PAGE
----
Red Pitch

Red Pitch, a play by Tyrell Williams

We were on a rare trip to London on Wednesday afternoon and fancied going to the theatre. My daughter did a bit of googling and came up with Red Pitch at @sohoplace theatre. We had a quick look at the description – it sounded alright, and the price was alright too, so she duly booked.

As I walked along Charing Cross Road in search of a theatre too new to appear on my printed map of the West End, I pictured a small arthouse studio. From our brief scan of the details, I had in my mind a play about disaffected teenagers who dreamed of being footballers. My daughter expected a protest piece about gentrification.

The first thing I got wrong was the theatre. @sohoplace is a stylish, 602-seat venue with a sumptuous bar and a stage that’s surrounded on all four sides by tiered seating. In the case of this production, it was a perfect simulation of a football stadium. A welcoming team of front of house staff greeted us on arrival.

And my expectations of the play were way off the mark. The only two words I got right were youth (the three characters are sixteen) and football (they play the game throughout the performance). However, these teenagers are not disaffected; they have hopes and aspirations.

Omz (played by Francis Lovehall) is hopeful his apartment block will be renovated so that the lift to his fifth-floor flat will be repaired and improve access for his 81-year-old grandad.

Bilal (Kedar Williams-Stirling) aspires to being successful, dedicating himself to hours of football training to improve his chances and to win the approval of his father.

Joseph (Emeka Sesay) intends to move away and return one day to his old neighbourhood to buy up apartments.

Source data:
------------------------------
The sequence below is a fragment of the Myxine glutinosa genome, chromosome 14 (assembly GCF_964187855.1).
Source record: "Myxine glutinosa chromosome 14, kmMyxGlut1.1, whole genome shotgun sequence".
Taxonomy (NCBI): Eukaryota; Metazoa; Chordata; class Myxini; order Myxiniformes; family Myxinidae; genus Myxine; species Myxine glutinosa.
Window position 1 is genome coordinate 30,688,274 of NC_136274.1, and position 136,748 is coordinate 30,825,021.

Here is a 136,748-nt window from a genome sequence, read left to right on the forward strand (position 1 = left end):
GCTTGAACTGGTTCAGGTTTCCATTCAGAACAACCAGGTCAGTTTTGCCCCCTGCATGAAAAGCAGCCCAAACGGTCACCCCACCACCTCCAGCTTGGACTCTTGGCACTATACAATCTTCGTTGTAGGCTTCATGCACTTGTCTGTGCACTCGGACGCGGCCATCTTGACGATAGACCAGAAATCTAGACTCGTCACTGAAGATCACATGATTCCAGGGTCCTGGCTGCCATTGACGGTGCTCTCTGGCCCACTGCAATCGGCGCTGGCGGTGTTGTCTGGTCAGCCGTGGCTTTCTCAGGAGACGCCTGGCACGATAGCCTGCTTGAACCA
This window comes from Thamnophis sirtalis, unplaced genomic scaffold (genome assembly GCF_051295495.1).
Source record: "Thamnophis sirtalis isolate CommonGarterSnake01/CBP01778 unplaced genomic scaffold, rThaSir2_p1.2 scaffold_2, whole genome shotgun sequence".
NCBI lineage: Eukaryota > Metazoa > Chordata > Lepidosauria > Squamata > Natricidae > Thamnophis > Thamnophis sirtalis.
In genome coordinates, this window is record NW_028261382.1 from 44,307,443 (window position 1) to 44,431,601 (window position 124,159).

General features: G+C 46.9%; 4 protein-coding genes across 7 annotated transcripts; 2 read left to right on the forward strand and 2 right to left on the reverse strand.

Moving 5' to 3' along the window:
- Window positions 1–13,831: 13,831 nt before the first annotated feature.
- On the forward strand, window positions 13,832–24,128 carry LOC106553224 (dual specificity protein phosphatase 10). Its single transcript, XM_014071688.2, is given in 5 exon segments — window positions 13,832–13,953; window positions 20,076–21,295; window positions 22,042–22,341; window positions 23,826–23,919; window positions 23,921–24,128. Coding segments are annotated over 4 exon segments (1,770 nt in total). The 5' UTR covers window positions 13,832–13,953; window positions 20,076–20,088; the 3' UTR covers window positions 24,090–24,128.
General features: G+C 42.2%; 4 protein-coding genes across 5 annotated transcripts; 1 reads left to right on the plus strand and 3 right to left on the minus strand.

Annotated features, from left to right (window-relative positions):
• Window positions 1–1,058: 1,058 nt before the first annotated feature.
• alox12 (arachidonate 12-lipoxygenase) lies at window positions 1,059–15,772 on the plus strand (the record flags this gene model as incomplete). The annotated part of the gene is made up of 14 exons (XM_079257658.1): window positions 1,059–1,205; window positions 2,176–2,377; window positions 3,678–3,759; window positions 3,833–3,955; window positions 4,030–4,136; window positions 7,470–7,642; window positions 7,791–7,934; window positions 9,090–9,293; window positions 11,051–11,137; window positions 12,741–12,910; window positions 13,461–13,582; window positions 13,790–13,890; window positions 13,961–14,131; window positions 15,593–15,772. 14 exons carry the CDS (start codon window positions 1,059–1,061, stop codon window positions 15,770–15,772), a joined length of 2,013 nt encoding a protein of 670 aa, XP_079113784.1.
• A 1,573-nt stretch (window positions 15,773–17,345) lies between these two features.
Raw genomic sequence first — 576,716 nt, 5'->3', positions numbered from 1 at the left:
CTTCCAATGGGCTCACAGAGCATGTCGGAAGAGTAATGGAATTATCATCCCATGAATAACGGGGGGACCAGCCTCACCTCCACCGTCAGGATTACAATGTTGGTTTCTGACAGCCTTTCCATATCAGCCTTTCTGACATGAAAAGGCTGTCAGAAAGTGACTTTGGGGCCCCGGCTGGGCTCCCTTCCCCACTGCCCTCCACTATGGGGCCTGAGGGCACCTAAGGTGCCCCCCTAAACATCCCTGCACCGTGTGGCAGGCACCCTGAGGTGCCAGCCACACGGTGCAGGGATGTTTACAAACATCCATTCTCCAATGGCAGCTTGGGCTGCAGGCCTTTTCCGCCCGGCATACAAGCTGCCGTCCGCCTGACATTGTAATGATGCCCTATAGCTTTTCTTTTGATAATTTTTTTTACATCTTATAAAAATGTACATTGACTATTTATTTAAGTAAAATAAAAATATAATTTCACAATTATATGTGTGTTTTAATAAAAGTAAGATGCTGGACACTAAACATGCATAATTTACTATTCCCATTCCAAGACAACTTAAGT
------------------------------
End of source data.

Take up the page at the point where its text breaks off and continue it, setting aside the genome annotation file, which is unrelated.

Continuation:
These boys don’t just dream of being footballers; they work towards that goal, playing Sunday league and practising during the week on their local Red Pitch, so named because of the red railings around the ground. They are committed to regular practice and have the ritual of tapping the railings whenever they enter or leave the ground, a routine they temporarily abandon in an all-is-lost moment later in the story. They have talent, too, and their coach puts all three forward for trials with Queens Park Rangers. Although not keen to pursue them, they also have other options: GCSE grades mentioned are 6s and 7s, and there’s reference to Omz being good at art and Bilal at maths. Joseph has a place at college.

Despite there being only three actors on a bare stage, such is the quality of the performances and dialogue, they conjure up a whole community of family, neighbours, poorly maintained buildings and gradual renovations. I was left in no doubt the writer, Tyrell Williams, shares his characters’ affection for the neighbourhood.

Similarly, Williams has crafted his characters with genuine warmth and individuality without shying away from depicting the stroppy messiness of being sixteen.

Omz is sometimes petulant, quick to anger and prone to empty boastfulness. However, we soon learn that his opportunity to show this level of immaturity is confined to Red Pitch, as life at home is one of responsibility. He and his younger brother, Raheem, live with their grandfather. But the grandad is now suffering from dementia and Omz has become carer to both the grandfather and Raheem.